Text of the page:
Ok, so I may have gone overboard on the dot dev domains, obviously, I purchased melodious.dev and forwarded it to this website but I also purchased two random domains:

I could have just forwarded these domains to melodiouscode.net, but on my lunch break, I decided to chuck some single page sites at them for giggles. I, however, did not want to spend any more money than I already do on domain-related things. In steps Cloudflare workers.

For those that do not know about workers; they are small chunks of javascript that you can run on the “edge” of Cloudflare. This means that you can execute code at the moment that a page is requested from your site. In the case of my serverless approach, the code executes before the page request has the chance to realise there is no web server!

The above code binds to the “page fetch” event before the page request is processed the worker code jumps in and grabs a static piece of HTML from my Azure Blob storage and returns that instead!
It is that simple, with just a few lines of javascript I can serve a simple web page without the need for a web server and at near-zero cost (seeing as I already pay for the workers and the blob storage cost is almost zero).

A quick post for a quick website! I may at some point put something more useful/meaningful/silly onto both of these domains, but for now, remember that you are a great dev because it works on your machine!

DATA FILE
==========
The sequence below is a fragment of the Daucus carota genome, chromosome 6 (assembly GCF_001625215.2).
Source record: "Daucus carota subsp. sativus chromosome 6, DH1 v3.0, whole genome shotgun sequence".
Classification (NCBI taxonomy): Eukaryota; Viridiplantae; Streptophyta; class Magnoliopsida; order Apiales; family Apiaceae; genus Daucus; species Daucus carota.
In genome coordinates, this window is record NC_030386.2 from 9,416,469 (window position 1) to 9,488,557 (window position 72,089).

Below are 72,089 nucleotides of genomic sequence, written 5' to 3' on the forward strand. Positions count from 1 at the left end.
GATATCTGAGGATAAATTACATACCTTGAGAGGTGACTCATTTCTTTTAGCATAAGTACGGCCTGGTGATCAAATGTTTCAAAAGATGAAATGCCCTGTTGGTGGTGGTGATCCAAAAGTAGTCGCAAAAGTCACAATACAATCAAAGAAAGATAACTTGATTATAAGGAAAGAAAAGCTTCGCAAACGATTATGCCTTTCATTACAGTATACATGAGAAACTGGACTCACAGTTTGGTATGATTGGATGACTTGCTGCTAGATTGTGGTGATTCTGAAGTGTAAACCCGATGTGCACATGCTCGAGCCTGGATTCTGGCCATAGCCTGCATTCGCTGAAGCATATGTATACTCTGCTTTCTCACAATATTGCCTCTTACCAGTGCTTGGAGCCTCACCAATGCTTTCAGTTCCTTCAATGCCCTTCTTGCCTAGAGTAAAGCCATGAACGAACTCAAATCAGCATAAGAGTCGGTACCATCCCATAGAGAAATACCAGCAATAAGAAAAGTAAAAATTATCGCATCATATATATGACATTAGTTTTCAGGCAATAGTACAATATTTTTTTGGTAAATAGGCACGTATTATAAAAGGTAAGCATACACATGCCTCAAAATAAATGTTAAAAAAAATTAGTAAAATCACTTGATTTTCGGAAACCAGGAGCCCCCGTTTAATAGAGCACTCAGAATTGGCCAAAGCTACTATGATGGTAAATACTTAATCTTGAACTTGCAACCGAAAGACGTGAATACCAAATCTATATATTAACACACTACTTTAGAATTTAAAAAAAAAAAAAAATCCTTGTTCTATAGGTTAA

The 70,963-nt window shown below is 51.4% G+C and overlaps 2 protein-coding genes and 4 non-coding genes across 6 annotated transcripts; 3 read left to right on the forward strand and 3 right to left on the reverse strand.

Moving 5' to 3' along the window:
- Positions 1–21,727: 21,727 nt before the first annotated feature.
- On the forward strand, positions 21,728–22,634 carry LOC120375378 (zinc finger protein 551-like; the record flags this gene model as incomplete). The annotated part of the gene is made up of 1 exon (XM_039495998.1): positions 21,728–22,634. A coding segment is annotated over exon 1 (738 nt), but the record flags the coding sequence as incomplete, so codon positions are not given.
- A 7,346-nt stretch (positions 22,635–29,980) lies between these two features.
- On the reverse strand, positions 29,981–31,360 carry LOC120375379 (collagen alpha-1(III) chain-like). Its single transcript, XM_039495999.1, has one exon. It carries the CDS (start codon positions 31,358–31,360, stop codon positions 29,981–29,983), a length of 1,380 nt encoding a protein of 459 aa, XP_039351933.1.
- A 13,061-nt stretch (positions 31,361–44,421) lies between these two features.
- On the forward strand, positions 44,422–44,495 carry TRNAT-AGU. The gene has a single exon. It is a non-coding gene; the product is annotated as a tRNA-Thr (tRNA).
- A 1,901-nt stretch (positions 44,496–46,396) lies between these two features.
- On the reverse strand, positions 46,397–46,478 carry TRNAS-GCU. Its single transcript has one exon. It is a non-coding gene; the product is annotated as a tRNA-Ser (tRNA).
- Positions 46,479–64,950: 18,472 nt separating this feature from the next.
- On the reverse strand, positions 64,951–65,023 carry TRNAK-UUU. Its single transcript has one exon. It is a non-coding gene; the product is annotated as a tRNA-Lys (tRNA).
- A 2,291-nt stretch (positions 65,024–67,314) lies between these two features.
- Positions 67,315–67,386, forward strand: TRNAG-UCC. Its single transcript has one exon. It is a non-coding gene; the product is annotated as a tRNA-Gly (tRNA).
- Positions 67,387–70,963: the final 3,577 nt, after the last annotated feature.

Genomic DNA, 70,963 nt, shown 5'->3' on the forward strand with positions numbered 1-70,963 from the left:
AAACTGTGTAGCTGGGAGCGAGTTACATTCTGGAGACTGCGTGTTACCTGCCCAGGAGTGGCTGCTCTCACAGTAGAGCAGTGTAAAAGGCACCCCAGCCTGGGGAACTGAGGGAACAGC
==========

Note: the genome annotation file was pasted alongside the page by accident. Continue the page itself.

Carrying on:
Update (15/03/2019)

Whilst monitoring a database migration this evening I decided to have a play with Cloudflare Workers again; i-am-a-great.dev is now purely served using a worker (no blob storage). On top of that, it also uses the Workers ‘Key Value Pair’ API to store a counter that is incremented each time the page is visited.

async function handleRequest(request) {
  let counter = await iamagreatdev.get("counter")
  let increment = parseInt(counter) + 1

  await iamagreatdev.put("counter",increment);

  let html = "...THE HTML FOR THE PAGE!..."
  html = html.replace("", increment)
  let securityHeaders = {
     //various headers

  return new Response(html, {
    status: 200,
    statusText: "OK",
    headers: securityHeaders

addEventListener('fetch', event => {

Thank you to Jamie Street on Unsplash for providing the header image for this post.